As a result, I tend to see most of the issues I write about, from better bike trails and infill development to skateparks and curfews, from the perspective of kids like my brother. I don't just think that good urbanism can make better communities. I think it makes better kids: confident, independent, and more aware of the world around them.

We talk about how urban neighborhoods are drawing young adults and senior citizens alike. But they have a lot to offer kids and teenagers, as well. That's the great part about good urbanism: it can work for everyone, regardless of age or situation.

Demographics


True urbanism must come with a big tent

Urbanists in the District and elsewhere often find themselves at odds with longtime elderly and working class residents who challenge our positions on transportation and planning. This unnecessary animosity is caused by a narrow-minded concept of urbanism that antagonizes families, the elderly and long-term residents.


Photo by brownpau on Flickr.

Many urbanists seek greater density by revitalizing the built environment. These urbanists advocate for multi-use, human scale developments and multimodal transportation options, taking for granted that the in-migration and density that follow are good.

While density by itself naturally appeals to younger, more footloose residents, such architectural determinism casts a blind eye to those excluded from the benefits of city life when nothing changes but the built environment.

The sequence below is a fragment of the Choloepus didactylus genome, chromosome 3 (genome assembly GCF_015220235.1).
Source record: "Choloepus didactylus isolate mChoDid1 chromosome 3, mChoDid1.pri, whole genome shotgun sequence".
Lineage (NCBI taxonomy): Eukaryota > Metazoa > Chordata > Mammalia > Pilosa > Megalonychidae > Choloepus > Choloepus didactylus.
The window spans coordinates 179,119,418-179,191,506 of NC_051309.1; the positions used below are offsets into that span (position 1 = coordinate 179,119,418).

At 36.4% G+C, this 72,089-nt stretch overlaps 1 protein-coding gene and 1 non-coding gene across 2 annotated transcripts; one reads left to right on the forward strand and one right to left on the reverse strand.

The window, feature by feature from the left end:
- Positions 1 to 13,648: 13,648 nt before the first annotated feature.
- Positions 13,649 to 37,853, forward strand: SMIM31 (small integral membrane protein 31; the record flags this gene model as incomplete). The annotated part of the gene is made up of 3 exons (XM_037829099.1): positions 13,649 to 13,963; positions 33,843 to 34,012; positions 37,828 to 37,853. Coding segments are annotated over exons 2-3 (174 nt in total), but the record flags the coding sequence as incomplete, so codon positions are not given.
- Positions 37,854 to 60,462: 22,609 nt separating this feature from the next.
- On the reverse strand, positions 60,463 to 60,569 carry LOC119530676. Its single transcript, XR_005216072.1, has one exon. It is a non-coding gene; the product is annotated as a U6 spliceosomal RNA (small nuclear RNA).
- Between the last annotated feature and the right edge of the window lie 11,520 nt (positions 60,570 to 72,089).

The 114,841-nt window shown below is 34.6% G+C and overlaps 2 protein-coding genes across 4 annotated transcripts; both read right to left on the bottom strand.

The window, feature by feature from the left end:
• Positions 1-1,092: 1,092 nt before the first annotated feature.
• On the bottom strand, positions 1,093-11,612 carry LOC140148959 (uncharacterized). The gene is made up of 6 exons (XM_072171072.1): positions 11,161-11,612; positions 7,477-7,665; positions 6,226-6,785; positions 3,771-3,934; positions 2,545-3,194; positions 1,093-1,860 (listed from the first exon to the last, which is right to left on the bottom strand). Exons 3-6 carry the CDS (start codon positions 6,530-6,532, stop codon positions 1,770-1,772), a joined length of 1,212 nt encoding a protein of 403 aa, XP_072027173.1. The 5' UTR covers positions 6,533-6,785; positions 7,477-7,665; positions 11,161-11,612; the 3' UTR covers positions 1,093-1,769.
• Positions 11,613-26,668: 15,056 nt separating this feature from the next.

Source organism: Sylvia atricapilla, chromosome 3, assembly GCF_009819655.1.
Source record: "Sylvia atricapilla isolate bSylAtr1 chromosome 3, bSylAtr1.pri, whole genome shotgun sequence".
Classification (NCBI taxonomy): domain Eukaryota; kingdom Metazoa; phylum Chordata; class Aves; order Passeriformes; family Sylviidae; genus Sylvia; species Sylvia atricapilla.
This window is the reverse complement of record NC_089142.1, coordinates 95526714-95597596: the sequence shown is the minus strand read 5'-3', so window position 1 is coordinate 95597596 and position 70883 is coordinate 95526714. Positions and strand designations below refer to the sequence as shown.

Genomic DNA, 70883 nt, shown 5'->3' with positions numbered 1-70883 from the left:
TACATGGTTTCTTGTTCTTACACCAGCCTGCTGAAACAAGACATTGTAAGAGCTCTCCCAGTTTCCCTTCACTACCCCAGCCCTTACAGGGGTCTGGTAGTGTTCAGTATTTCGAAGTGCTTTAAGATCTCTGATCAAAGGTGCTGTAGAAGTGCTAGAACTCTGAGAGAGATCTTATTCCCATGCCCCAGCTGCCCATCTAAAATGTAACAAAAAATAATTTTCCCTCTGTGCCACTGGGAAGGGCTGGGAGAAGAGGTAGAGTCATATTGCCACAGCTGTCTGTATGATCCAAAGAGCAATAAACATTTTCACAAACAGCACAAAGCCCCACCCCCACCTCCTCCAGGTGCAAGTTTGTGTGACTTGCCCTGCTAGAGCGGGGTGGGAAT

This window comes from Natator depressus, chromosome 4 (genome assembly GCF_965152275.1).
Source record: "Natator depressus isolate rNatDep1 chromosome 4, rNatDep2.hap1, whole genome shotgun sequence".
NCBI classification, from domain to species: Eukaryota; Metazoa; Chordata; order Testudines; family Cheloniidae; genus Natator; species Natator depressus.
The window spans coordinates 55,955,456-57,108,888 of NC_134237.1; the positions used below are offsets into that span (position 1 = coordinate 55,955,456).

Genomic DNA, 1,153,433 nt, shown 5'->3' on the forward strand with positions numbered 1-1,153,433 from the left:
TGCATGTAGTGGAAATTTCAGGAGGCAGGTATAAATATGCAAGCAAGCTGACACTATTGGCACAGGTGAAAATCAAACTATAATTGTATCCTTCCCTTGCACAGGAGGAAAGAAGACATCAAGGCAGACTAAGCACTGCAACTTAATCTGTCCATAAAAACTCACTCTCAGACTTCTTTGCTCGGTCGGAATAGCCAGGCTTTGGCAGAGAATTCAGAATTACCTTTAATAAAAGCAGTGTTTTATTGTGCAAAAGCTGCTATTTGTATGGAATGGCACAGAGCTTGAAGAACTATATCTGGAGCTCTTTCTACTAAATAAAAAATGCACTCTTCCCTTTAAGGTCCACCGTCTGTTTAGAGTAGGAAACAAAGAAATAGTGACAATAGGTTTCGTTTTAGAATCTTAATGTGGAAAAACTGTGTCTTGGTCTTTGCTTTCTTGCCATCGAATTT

The recent news that the District's black majority is rapidly slipping away has raised the anxiety many feel about such "hipster urbanism."

Progressive ideas about cities would command a larger constituency if we instead practiced a big tent urbanism, starting from the premise that cities aren't just denser suburbs.

Rather, cities are organisms that function fundamentally differently, expanding the range of real freedoms available to their citizens. Prominent amongst these are the freedom to interact with people of diverse backgrounds, the freedom to participate in culturally rich and deep communities, and the freedom to meet everyday needs in the safety and convenience of your community.

Density in and of itself doesn't necessarily generate these benefits, as the early 20th century experience in U.S. cities demonstrates. The Achilles heel of hipster urbanism is architectural determinism which assumes that changes to the built environment lead to a better life for all residents.

Big tent urbanism seeks revitalized urban spaces, but only as a means, not an end. The end is to ensure that the people living in cities are actually experiencing the real freedoms that should follow from urban revitalization.

The Animosity is There

The division between "hipster urbanists" and their discontents is clearly evident, manifesting itself primarily in concerns about gentrification.

Two days after Vincent Gray defeated Adrian Fenty in the Democratic primary for DC Mayor last year, Post columnist Courtland Milloy castigated the "newly arrived creative class" that largely supported Fenty:

Watch them at the chic new eateries, Fenty's hip newly arrived "creative class" firing up their "social media" networks whenever he's under attack: Why should the mayor have to stop his work just to meet with some old biddies, they tweet. Who cares if the mayor is arrogant as long as he gets the job done? Myopic little twits.